Book launch: The Rich in Public Opinion - social envy

1 June 2020

Karen Jones

Book: The Rich in Public Opinion

The Rich in Public Opinion reveals new data commissioned by the polling firm Ipsos MORI and from the Allensbach Institute which conducted identical surveys in the United Kingdom, France, Germany and the United States on attitudes toward the rich.

The interviewees were given a list of various minorities: Muslims, immigrants, Jews, blacks, homosexuals, disabled people, people receiving welfare benefits, unemployed people — and people who are rich. Women and Christians were also listed. Which of these groups, the respondents were asked, do you need to be careful not to criticise in public? Respondents in all of the four countries felt that publicly criticising people who are rich was the least problematic.

Zitelmann also measures social envy and how envy effects attitudes toward the rich. France ranks as the country with the highest social envy followed by Germany while social envy in the United Kingdom and the United States is markedly lower. Another key finding of Zitelmann’s work is that younger Americans are much more skeptical of the rich than are older Americans, whereas in European countries, the opposite is true.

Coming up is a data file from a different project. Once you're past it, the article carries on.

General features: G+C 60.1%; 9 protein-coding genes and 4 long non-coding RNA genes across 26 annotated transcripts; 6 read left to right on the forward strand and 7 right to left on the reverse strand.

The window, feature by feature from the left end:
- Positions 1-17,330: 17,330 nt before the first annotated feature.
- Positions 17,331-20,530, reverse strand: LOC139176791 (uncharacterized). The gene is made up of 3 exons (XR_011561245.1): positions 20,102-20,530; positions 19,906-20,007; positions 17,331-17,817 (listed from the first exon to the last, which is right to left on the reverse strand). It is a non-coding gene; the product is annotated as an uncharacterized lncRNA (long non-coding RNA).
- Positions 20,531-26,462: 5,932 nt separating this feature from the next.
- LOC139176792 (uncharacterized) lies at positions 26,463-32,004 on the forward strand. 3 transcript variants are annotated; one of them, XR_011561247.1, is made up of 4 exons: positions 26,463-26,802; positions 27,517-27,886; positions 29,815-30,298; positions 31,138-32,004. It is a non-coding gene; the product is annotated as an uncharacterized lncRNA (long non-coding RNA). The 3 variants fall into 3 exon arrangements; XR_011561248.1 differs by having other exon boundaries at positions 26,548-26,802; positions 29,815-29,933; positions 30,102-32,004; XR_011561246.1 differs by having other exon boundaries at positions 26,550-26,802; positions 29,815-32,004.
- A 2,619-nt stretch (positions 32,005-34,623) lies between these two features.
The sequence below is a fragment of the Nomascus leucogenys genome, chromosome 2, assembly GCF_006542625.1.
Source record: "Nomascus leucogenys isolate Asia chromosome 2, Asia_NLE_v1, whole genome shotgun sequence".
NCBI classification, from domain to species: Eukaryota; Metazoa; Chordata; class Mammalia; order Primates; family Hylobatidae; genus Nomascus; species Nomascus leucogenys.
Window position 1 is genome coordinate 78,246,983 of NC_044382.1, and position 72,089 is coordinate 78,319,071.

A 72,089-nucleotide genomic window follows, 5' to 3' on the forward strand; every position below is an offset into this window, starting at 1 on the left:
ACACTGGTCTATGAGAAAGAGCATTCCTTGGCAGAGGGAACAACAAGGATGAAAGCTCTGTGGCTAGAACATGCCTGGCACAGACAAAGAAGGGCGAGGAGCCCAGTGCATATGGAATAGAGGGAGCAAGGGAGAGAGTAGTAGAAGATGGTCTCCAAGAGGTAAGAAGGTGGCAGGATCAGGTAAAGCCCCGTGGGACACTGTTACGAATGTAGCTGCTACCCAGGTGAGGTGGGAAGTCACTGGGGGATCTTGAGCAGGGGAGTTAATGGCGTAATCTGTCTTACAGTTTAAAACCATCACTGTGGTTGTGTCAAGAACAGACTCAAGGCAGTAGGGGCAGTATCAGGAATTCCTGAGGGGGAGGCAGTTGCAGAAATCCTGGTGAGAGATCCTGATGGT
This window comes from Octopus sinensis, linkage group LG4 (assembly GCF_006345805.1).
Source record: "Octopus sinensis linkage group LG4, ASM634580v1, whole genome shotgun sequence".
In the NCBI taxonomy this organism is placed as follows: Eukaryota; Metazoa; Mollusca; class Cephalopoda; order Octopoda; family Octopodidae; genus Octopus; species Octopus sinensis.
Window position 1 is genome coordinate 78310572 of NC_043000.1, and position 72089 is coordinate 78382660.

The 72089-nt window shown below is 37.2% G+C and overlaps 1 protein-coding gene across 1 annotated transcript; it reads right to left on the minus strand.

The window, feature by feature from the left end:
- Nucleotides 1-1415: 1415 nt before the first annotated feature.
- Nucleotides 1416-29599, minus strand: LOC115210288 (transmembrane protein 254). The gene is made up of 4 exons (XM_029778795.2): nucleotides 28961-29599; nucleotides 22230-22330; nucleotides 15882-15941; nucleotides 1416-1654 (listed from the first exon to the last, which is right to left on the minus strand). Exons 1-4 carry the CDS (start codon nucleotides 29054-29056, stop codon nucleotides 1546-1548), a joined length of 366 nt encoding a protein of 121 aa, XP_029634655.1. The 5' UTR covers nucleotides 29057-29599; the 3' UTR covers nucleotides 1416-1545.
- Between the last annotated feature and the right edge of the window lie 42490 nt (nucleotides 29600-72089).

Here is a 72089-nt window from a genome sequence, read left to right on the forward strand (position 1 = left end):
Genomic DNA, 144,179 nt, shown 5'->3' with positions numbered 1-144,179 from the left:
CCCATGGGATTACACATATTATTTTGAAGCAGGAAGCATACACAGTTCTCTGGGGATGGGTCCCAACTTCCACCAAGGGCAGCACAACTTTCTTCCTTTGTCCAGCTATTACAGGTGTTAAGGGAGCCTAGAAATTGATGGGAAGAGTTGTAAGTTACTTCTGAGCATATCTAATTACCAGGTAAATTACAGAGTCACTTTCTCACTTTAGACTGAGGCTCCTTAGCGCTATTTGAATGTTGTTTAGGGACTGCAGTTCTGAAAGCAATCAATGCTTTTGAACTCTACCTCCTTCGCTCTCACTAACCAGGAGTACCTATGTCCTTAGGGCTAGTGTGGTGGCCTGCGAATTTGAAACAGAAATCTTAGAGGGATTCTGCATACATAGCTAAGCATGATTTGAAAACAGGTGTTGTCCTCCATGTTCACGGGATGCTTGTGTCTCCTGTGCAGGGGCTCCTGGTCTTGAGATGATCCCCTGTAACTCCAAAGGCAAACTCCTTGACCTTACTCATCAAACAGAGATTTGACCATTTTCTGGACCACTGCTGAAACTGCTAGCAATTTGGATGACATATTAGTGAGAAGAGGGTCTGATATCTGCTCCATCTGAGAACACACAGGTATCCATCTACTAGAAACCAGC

The Rich in Public Opinion also looks at the portrayal of the rich in media and film. Unsurprisingly, there are not many real-world contexts in which the rich and the superrich are the subject of positive reporting. In film, the story is just as grim. In a sample of representative hit films from the past 30 years, rich characters were overwhelmingly depicted as driven by their desire to satisfy their greed. But, worse, they were also depicted as cheating others and using their wealth to exert and manipulate power and influence. Some films also showed how rich people can redeem themselves and regain their humanity but only by shedding the negative traits that are so often presented as being synonymous with wealth.

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